So, let’s kinda talk about the malware space in general. What are you guys kinda seeing as far as some malware trends that are out there right now?
Thomas Brittain: Yeah, absolutely. I think one of the biggest things that we’re still seeing trending is phishing e-mails being one of the top vectors. Unfortunately, it continues to be successful to be able to not only get access to user credentials through business e-mail compromises, but to also then potentially drop a Trojan on an end user system and then gain access into that network. And that ultimately ends up leading to ransomware in their environment. And ransomware actually ends up being the number one trend that we’re seeing in about 93 percent of our investigations on the incident response side, and it’s leading the charge, unfortunately.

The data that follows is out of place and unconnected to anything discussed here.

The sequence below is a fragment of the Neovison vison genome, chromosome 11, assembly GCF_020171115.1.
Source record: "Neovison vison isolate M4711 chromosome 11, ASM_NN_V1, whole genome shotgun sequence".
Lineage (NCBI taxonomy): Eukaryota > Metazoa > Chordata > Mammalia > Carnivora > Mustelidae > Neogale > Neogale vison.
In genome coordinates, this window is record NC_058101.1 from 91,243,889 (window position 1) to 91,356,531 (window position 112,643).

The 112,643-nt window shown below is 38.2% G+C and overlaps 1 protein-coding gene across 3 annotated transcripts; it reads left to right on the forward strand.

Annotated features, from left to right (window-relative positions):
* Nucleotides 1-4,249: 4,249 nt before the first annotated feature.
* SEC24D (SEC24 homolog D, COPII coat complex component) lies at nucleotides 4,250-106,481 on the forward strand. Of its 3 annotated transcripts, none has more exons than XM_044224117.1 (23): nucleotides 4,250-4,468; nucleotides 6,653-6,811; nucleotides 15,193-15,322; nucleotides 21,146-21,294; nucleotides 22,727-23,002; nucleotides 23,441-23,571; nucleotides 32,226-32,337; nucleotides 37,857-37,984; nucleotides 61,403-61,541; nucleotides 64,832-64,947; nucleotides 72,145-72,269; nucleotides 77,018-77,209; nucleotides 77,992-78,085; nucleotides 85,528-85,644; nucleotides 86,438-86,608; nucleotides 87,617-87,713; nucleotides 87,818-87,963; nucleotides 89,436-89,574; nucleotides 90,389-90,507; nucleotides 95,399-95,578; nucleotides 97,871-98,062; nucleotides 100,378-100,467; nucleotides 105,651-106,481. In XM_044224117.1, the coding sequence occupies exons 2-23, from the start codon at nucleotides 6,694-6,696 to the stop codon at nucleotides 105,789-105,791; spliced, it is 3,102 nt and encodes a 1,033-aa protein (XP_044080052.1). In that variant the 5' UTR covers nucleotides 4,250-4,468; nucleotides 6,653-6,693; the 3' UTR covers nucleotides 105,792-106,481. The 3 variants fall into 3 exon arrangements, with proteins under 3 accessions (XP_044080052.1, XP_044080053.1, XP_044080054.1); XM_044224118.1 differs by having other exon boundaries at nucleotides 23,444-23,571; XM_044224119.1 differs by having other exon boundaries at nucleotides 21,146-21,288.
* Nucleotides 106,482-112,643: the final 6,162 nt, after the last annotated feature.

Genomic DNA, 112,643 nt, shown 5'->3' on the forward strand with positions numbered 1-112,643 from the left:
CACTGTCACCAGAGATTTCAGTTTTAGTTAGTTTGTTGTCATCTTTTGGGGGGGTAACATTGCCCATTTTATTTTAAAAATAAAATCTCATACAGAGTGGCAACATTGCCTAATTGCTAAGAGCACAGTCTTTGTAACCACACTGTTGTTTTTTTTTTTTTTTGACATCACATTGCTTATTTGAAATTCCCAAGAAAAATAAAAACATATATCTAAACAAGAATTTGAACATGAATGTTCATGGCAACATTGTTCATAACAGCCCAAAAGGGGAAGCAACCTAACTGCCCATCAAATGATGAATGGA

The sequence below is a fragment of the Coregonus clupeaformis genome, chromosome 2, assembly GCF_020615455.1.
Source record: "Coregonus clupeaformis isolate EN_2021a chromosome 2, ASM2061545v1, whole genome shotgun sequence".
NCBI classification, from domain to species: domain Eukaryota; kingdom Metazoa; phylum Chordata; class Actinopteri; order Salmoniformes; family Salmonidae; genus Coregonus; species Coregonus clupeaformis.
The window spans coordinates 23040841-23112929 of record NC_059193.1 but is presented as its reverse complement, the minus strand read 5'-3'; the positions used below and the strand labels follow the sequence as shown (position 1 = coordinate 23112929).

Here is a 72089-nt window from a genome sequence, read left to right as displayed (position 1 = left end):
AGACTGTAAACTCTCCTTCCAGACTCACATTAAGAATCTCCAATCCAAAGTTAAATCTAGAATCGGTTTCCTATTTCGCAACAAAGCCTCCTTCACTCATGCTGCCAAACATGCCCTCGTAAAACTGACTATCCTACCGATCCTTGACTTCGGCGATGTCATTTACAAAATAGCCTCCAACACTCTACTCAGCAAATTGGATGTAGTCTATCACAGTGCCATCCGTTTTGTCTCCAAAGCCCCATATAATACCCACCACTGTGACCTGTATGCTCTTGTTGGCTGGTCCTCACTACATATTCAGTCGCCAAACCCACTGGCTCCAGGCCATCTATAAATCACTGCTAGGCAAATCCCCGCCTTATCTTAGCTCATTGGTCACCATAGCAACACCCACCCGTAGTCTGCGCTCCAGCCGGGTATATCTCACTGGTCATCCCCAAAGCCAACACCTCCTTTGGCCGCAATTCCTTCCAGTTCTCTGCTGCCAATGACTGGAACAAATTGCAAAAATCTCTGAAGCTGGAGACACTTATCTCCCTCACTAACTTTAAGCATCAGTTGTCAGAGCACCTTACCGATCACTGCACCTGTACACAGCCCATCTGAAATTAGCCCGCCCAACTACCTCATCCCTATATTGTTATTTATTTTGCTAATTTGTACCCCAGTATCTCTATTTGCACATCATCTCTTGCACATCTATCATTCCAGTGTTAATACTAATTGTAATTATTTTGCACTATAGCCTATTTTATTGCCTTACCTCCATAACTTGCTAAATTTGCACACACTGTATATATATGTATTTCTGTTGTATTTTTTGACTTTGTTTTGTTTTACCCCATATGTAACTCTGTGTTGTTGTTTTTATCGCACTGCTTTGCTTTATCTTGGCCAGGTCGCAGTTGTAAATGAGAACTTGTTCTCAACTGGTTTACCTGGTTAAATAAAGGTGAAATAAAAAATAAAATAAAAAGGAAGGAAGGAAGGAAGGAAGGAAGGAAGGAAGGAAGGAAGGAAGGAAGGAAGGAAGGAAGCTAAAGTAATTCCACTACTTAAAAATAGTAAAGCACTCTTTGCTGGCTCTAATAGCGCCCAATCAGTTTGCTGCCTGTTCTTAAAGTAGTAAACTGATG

Charlene O’Hanlon: Yeah, yeah. So, ransomware is—God, it’s such a nefarious malware right now, and I know that there are a lot of different ways, besides phishing, that organizations can actually get hit by ransomware. But obviously, there are certain strands or certain variants of ransomware that are becoming more prevalent than others. So, are there particular ones that you guys are seeing in this space right now that seem to be leading the charge? What makes then—what kinda sets them apart from the other ones that are out there?